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Books Read, 2004

Another list to sum up the past year. Inspired by Jamie and Jason's lists, here's my list of books read in the past year. It was a good year of reading, though I'm still nowhere near finishing up with my To Read Pile:

1. Harry Potter 3, J.K. Rowling (a good, fun yarn)
2. Blood Engines, Tim Pratt (sorcererpunk adventure, read in manuscript format)
3. A Whisper To a Scream, Charles de Lint (good, gritty Newford tale, read on my Palm Pilot)
4. Tapping the Dream Tree, Charles de Lint (read most of the stories, some of 'em got a bit same-y)
5. The Hobbit, J.R.R. Tolkien (still one of my favorite books, if not the favorite)
6. Harry Potter 4, J.K. Rowling (this one was loooong)
7. The Iowa Baseball Confederacy, W.P. Kinsella (nice mix of history, baseball, and magic realism, a good primer for my own baseball novel)
8. Song of Susannah, Stephen King (a pretty good read, but I zoomed through it so fast I couldn't remember much of it)
9. The Da Vinci Code, Dan Brown (pretty silly with paper-thin characters, but nice research and some cool attempts at "secret history")
10. The Jane Austen Book Club, Karen Joy Fowler (a good read, even if I haven't read any Austie!)
11. Skin and Bone, Leslie Walker (nifty alternate world dark fantasy, read in manuscript format)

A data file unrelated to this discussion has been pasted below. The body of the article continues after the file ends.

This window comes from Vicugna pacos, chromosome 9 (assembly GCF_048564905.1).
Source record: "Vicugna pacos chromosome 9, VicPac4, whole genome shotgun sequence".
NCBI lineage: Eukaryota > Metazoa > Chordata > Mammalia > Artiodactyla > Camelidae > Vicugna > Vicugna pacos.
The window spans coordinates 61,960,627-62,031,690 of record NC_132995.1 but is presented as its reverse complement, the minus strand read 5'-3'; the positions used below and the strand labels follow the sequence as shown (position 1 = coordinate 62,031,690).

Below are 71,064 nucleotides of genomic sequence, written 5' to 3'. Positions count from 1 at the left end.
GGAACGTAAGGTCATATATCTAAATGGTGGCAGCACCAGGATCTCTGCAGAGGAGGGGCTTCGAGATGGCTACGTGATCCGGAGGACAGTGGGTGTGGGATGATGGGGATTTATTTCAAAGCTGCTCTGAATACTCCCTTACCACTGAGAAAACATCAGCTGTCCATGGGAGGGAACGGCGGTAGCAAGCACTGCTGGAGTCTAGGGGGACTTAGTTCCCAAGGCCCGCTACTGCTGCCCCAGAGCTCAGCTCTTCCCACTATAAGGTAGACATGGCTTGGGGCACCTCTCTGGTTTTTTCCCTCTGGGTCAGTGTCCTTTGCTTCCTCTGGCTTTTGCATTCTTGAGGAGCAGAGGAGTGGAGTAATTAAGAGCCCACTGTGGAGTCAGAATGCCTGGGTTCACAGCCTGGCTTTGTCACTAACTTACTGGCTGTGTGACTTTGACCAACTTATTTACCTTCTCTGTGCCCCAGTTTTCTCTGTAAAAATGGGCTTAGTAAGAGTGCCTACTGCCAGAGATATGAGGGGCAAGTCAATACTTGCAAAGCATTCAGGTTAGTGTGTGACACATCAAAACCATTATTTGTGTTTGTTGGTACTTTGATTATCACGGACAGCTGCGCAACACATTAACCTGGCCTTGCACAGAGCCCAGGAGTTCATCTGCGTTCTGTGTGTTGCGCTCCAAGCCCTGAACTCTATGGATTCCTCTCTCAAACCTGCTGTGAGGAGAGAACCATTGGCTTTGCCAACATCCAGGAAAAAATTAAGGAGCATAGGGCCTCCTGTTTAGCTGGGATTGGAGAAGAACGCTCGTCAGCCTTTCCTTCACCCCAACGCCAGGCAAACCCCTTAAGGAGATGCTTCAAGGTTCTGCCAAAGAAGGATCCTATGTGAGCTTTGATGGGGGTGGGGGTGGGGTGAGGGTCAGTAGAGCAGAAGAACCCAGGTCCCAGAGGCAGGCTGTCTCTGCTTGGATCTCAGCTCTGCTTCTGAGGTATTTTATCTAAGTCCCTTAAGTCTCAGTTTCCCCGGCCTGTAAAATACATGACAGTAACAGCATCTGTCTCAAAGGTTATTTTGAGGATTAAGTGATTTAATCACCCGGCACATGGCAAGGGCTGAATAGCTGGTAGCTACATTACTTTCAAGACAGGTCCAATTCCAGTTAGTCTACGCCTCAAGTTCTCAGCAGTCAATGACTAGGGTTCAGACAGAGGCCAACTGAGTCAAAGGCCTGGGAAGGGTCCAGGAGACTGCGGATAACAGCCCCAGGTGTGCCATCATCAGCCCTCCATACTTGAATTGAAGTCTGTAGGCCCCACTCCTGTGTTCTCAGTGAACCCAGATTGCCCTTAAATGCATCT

12. The Aremac, Jerry Weintraub (wacky SF, read in manuscript format for the novel workshop)
13. Dreamside, Graham Joyce (fine, understated writing and wonderful characters)
14. Dark Sister, Graham Joyce (read in its entirety on the flights from Raleigh to Portland, Oregon -- a good read if a bit slight)
15. Storm Front, Jim Butcher (nice mix of mystery and wizardry, also a bit slight, but a cool concept for a series)
16. The Dark Tower, Stephen King (the end of Roland's quest is a bit of a copout)
17. Hamadryad, Jim C. Hines (cool characters and "rural fantasy" instead of urban fantasy, read in manuscript format)
18. Down the River Havoc, Greg van Eekhout (young adult kung fu SF with a huge squid -- it's a can't-miss)
19. Carter Beats the Devil, Glen David Gold (wonderful historical fiction about illusionists in the early years of the last century)
20. The All Nations Team, Michael Jasper (uneven, rough-around-the-edges historical fiction about a mixed-race baseball team and the bitter, angry former slave who is their coach, has some potential, read in manuscript format)

I'm currently reading the massive Armchair Book of Baseball, a collection of stories and articles about baseball over the years, and it's great reading. It may even get me motivated to get back to work on revising my own baseball novel. (Thanks for the xmas gift, Mom!)

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